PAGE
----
The office of President Roh Moo-hyun Friday indirectly denied news reports
alleging that the South Korean government has paid a hefty ransom to the Taliban
in return for the recent release of South Korean hostages.

"There is no secret agreement with the Taliban other than the already announced
conditions for the hostage release," Roh's spokesman, Cheon Ho-seon, said in his
daily media briefing.

We've all heard this kind of denial from public officials in the past so take it with a grain of salt. I just wonder how long it will be before the lie is uncovered on this one.
At any rate, they have 'promised' to bring home the few troops that South Korea has there and additionally will not send any more missionaries into the country (Which I expect to be enforced about as well as the traffic and parking laws) yadayadayada....WHAT A BUNCH OF WUSSES....tell me I'm wrong! Make me eat my words Prez Roh!!

This is the only time when I could say that I wish the propensity for breaking contracts found in many aspects of this society would manifest itself. Why not? We told the Taliban that we are going to give them everything they want (except money...puhahahahahaha) and get what we want for a while (hostages back) then do to the Taliban exactly what has been done to thousands of foreign hagwon teachers for years....break the contract....and just to show 'em who's the hagwon owner boss:
1. Try to ascertain where the Taliban that kept the captives are by questioning the hostages and then send an additional 2000 combat troops into the areas to hunt down the Taliban (and get our money back) and hold them hostage for a month or so and make them watch D-war, 동방신기 (DongBangShinGi) and 바다 (Bada) for a couple of days, they'll be so confused they won't know what to do.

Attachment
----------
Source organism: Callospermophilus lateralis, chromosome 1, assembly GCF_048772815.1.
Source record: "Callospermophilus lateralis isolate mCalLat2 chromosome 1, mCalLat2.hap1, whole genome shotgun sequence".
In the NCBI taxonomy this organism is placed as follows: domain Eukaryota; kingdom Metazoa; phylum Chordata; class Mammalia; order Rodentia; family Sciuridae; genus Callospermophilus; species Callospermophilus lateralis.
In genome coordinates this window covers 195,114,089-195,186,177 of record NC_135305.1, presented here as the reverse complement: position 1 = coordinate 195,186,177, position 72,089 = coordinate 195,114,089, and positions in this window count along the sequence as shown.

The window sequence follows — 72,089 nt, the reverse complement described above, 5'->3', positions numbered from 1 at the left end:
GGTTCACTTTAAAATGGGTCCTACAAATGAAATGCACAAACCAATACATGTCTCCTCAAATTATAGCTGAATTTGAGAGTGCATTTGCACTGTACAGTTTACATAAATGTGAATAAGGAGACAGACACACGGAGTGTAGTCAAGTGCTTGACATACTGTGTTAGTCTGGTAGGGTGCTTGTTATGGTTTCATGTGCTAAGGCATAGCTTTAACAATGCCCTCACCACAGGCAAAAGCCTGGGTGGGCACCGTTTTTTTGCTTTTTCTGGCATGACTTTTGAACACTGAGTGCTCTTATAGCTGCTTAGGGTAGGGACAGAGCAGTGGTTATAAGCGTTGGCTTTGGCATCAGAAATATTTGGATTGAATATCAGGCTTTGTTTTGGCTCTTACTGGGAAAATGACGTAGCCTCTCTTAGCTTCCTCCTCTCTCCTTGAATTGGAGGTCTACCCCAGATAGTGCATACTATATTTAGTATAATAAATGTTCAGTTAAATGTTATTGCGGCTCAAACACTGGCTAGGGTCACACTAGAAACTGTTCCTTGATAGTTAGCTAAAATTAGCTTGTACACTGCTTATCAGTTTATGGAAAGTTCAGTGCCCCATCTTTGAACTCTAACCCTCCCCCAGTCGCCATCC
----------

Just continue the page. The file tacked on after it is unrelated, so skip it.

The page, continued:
2. Then, just to be spiteful, have the government sponsor two or three planeloads of proselytizers to go there and administer some humanitarian aid under the protection of another 1000 or so troops.

Why should we do that? We promised that we wouldn't?

1. Because a promise made under duress of this sort is not a promise it is a survival instinct and therefore needs not be kept.
2. The Taliban is not a government entity and to even give them the political time of day is wrong in too many ways to count.
3. Because there comes a point in the history of a country where it is time to at least ask for a kiss before lubing up and bending over for this kind of thing. (first the NORKS, then the Nigerian militants, and now the Taliban, who's next?)